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Re: [Qemu-devel] [PATCH] bitops.h: Add field32() and field64() functions

From: Markus Armbruster
Subject: Re: [Qemu-devel] [PATCH] bitops.h: Add field32() and field64() functions to extract bitfields
Date: Thu, 28 Jun 2012 07:58:52 +0200
User-agent: Gnus/5.13 (Gnus v5.13) Emacs/23.3 (gnu/linux)

Blue Swirl <address@hidden> writes:

> On Wed, Jun 27, 2012 at 6:01 AM, Markus Armbruster <address@hidden> wrote:
>> Blue Swirl <address@hidden> writes:
>>> On Tue, Jun 26, 2012 at 6:41 PM, Peter Maydell <address@hidden> wrote:
>>>> On 26 June 2012 19:25, Blue Swirl <address@hidden> wrote:
>>>>> On Tue, Jun 26, 2012 at 6:11 PM, Peter Maydell <address@hidden> wrote:
>>>>>> On 26 June 2012 18:58, Blue Swirl <address@hidden> wrote:
>>>>>>> On Mon, Jun 25, 2012 at 7:38 PM, Peter Maydell <address@hidden> wrote:
>>>>>>>> +static inline uint64_t field64(uint64_t value, int start, int length)
>>>>>>> start and length could be unsigned.
>>>>>> They could be, but is there any reason why they should be?
>>>>>> set_bit(), clear_bit() etc use 'int' for bit numbers, so this
>>>>>> is consistent with that.
>>>>> Negative shifts don't work, the line with assert() would get shorter
>>>>> and simpler and I like unsigned values.
>>>> I don't like using unsigned for numbers that merely happen to always
>>>> be positive (as opposed to actually requiring unsigned arithmetic)[*],
>>>> so I think I'll stick with being consistent with the existing bitops
>>>> functions, thanks :-)
>> Consistency is a strong argument.
> Yes, but if using unsigned ints for the all bit ops makes sense, they
> all should be converted. This case could start using unsigned ints
> before that. It's the same as CODING_STYLE.
>>> Using unsigned types also produces better code in some cases. There
>> Better code is an argument only if the effect can be demonstrated.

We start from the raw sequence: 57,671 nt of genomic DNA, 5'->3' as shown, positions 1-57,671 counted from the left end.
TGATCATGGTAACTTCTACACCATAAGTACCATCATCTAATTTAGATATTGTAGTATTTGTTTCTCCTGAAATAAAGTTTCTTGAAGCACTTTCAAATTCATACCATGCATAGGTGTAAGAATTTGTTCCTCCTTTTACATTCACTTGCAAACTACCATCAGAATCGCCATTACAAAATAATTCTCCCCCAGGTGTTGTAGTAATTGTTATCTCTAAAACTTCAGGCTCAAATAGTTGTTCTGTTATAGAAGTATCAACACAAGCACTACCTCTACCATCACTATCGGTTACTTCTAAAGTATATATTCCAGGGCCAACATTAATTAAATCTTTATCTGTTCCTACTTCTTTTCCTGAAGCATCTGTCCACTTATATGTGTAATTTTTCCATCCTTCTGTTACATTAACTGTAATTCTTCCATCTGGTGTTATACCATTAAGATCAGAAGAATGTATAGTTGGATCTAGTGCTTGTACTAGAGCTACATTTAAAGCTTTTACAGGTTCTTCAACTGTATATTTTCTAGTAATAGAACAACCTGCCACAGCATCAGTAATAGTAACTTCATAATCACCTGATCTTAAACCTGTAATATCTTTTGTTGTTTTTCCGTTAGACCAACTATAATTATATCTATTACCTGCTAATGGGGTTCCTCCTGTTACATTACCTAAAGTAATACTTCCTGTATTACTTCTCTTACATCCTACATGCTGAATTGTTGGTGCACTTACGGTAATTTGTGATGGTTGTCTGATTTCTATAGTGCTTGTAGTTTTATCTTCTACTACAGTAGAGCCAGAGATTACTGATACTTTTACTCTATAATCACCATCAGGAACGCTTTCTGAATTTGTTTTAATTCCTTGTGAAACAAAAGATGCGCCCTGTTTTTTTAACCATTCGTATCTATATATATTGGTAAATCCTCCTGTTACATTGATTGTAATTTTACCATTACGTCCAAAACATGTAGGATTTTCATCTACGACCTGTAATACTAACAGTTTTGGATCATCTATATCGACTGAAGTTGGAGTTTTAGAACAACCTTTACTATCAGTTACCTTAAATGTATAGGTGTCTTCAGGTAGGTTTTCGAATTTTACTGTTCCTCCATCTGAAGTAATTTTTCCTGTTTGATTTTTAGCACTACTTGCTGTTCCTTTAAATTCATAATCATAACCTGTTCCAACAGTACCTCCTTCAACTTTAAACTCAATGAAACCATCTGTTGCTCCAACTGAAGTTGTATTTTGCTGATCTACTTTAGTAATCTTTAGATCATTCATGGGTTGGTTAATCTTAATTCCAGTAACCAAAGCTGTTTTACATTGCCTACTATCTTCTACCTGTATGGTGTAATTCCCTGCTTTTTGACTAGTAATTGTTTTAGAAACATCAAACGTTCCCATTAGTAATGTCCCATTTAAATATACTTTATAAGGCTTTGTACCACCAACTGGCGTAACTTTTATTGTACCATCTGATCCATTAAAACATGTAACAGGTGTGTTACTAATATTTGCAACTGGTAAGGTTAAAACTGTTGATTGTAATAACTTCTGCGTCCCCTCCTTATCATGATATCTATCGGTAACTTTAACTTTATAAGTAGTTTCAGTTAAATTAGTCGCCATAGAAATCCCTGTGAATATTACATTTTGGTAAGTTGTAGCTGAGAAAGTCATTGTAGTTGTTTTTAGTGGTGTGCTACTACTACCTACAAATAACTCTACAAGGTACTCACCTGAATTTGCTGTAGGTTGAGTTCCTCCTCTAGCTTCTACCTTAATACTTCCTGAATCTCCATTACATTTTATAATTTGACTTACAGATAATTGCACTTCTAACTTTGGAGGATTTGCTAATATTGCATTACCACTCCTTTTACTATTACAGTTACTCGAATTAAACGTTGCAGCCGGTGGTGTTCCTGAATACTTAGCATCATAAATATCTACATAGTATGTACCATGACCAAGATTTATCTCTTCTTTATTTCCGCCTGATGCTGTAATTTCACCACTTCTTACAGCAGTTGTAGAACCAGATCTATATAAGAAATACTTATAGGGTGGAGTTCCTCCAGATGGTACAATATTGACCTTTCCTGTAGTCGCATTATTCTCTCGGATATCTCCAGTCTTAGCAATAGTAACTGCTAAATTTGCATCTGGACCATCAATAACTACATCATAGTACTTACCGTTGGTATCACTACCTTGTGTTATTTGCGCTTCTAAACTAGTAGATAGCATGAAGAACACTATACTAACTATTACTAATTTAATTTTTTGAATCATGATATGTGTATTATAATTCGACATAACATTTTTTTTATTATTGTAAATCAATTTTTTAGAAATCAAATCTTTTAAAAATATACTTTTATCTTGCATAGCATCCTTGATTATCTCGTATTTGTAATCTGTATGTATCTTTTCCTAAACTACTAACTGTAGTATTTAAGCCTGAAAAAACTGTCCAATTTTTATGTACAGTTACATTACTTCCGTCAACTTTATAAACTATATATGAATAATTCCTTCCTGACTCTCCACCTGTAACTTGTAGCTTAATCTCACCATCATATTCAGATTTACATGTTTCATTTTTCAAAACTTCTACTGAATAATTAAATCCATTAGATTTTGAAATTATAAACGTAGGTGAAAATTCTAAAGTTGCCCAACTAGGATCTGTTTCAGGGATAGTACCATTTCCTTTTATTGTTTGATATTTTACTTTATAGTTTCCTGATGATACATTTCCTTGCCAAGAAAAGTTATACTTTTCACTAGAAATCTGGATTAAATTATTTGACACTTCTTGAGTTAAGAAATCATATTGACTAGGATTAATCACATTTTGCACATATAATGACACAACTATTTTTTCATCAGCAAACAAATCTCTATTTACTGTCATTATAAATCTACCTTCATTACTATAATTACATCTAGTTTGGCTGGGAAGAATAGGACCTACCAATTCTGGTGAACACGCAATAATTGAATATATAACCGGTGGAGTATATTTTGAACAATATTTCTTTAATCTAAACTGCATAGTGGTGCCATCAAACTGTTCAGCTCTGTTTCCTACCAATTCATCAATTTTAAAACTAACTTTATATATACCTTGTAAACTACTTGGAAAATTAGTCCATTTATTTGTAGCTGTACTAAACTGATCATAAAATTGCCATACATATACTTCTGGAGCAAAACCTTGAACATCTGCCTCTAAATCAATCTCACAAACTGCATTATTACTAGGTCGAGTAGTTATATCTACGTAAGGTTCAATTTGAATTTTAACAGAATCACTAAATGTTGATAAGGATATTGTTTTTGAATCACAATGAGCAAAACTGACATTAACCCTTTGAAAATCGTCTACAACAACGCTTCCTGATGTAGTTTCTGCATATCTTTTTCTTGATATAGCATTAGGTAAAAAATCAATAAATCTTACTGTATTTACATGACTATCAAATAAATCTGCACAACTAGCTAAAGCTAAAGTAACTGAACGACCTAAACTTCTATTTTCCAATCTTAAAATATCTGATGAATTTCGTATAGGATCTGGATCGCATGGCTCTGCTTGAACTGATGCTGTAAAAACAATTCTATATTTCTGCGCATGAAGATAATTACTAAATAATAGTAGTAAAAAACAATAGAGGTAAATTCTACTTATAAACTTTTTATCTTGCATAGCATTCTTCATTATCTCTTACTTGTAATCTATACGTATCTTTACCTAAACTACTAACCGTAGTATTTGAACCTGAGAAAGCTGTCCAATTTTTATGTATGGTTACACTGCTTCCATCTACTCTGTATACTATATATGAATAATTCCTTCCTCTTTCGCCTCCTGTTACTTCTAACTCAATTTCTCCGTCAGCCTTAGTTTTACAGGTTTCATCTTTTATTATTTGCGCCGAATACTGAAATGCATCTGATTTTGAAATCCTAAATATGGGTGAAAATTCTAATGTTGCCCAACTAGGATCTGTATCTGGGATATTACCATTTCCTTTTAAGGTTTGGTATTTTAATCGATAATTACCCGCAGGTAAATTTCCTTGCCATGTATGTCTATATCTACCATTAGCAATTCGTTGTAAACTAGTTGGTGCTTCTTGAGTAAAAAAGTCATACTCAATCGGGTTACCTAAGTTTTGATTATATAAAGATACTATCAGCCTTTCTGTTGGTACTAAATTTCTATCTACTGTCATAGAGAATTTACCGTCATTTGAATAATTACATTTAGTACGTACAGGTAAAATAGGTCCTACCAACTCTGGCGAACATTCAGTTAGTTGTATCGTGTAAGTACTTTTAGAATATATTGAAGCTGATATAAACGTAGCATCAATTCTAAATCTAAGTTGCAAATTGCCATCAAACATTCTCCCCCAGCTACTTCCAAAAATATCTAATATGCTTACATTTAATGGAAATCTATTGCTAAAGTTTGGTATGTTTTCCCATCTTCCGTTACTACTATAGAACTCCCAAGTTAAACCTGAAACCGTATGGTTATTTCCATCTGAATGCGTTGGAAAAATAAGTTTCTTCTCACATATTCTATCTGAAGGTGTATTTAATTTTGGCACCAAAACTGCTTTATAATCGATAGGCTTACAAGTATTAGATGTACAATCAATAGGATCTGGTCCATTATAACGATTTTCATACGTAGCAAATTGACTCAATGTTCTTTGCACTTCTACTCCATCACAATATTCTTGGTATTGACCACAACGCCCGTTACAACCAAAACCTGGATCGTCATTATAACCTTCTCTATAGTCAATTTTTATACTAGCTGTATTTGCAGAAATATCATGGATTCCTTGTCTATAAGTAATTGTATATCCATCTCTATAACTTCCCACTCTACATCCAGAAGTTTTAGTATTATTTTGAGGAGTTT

> I don't know even for which compilers or CPUs this is true so it's
> unlikely I could demonstrate it. However, googling finds a few
> articles in defense of this.

Hearsay.  Your honor, I rest my case :)

>>> are also operations which do not work well with signed integers (%,
>>> >>).
>> Operator >> is applicable here.  It works exactly as well for negative
>> right operand as it does for large positive right operand: undefined
>> behavior.
> Score one for the unsigned which avoids the negative case.

No, my point is: with unsigned the negative case turns into the large
positive case, which is exactly as bad.

>>>> [*] the classic example of where that kind of thing can trip you up
>>>> is the way it complicates the termination condition on a "for (i = N;
>>>> i >= 0; i--)" decreasing loop.
>> Yup.  There are more, e.g. fun with unwanted truncation or sign
>> extension when mixing different integer types.
> Yes, mixing signedness is not fun.
>>  Stick to int unless you
>> have a compelling reason.
> I've seen exactly opposite guidance: use unsigned whenever possible.

Leads to much dangerous mixing of different integer types, and ugly
casts all over the place.

> In this case, using signed values for bit numbers is never useful. The
> bit numbers simply are not meaningful if negative, so unsigned values
> are more intuitive. The types could be even smaller, like uint8_t.

Narrow parameter types only hide programming errors here, because
arguments get silently truncated before they can reach the protective

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